Welp, there’s no way around it – this is probably the most underwhelming season since I started watching seasonally. Basically the only new show I’m legitimately enthusiastic about is Classroom Crisis, and even that’s just “hey, this is pretty okay, I hope it turns out well.” Aside from Gatchaman Crowds insight, there’s nothing this season on the level of the top three from either of the last two seasons, and things only get more dire in the midrange. This week I’m serving pink slips to both Rokka and Himouto-chan, leaving me with… four new shows I’m watching? Jeez.
Welp, always time for backlog! All this dropping will hopefully give me time to get through Love Live S2 in time for the movie (seeing it in theaters, YEP), and maybe even watch some old classics! If that happens, I’ll likely be adding those to this space, since hey, what else am I gonna talk about? Gotta write about something.
Anyway, let’s run this sad-sack collection down!
Classroom Crisis 3: This episode was definitely a step down from the first two, but Classroom Crisis is still a compelling show. This one just leaned a bit too much on humor that was far from load-bearing, even as the actual plot remained relatively engaging. Kiryu still isn’t the most interesting character, but Sera does a lot of heavy lifting – I’m obviously a big fan of shows that hammer on optimism, but you have to do it in a way that feels real, and scenes like Sera drinking with his old boss and wondering if he really was pampered fit the bill. I’m a little worried this will turn into a simple underdog story now that the team is in the old garage, but the consistent highlighting of the needed combination of idealism and pragmatism gives me hope. Classroom Crisis is still all potential.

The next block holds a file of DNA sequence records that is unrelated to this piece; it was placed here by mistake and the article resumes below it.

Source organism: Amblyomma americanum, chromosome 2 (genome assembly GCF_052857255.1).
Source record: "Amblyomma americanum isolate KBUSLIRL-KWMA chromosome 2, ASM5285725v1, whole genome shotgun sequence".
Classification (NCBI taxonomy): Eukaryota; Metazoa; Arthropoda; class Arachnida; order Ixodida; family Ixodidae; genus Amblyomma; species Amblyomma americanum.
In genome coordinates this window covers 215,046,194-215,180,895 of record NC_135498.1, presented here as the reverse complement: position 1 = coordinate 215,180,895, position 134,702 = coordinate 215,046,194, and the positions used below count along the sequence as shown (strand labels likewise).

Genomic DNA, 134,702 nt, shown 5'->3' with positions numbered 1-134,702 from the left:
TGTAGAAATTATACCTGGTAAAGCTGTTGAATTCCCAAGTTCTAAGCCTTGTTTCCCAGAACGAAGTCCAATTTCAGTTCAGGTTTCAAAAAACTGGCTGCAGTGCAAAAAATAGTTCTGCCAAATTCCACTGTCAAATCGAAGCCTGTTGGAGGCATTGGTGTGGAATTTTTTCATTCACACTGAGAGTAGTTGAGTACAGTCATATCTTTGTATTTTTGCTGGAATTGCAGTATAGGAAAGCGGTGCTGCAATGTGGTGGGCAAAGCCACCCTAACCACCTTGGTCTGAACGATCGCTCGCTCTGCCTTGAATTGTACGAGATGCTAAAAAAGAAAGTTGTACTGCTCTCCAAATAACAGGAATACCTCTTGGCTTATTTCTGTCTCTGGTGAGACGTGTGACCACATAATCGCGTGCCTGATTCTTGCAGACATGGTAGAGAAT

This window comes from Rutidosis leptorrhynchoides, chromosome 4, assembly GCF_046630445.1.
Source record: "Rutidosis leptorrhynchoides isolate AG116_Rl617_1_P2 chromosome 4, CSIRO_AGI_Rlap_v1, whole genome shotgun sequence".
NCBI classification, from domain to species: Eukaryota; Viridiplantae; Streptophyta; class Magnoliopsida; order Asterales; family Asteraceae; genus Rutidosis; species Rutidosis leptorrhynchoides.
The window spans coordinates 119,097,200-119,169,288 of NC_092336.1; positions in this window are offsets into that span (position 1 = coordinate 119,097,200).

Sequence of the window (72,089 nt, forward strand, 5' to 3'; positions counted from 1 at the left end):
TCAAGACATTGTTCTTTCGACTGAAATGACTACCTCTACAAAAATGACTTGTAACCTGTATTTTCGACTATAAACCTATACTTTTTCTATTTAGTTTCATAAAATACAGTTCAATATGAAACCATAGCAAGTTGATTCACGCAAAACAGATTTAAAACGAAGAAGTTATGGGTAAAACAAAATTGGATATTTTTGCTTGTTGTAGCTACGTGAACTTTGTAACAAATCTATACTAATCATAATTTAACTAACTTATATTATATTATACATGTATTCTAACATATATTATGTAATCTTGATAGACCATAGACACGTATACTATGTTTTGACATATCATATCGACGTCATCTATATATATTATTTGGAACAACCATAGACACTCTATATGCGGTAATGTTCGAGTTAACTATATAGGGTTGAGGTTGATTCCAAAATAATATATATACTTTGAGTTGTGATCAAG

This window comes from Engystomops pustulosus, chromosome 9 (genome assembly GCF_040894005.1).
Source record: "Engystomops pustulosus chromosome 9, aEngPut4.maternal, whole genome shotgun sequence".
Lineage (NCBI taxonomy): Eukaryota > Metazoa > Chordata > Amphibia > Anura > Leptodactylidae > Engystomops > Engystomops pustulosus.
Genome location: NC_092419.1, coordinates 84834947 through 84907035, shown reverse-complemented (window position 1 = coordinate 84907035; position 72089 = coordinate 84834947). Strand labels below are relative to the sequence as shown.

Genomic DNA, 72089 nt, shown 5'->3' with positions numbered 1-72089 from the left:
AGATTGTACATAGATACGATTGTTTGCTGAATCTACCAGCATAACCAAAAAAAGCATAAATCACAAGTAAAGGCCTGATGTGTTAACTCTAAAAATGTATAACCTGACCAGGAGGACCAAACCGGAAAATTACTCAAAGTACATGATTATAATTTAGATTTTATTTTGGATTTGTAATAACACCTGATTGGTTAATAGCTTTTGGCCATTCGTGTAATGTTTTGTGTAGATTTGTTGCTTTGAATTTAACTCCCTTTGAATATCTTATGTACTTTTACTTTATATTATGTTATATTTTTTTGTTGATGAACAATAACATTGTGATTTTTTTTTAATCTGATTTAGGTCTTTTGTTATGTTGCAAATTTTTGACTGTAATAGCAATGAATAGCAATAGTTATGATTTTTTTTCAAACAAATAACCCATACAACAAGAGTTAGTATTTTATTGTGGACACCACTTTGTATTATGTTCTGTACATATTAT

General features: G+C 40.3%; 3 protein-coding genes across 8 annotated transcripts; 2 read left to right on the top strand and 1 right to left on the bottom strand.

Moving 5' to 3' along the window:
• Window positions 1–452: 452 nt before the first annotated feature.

The Disappearance of Nagato Yuki-chan 15-16: And Nagato Yuki-chan ends with a pair of episodes reflective of what a wet fart of a series it turned out to be. We returned to the nothing happening of the pre-disappearance arc, complete with “classic” scenarios like Kyon falling on Nagato and a confession that didn’t actually change anything. Overall, this is the kind of show that makes me feel pretty cynical about anime, but I’d still recommend the disappearance arc to anyone who liked the old Haruhi series. A shame it was wrapped up in all… this.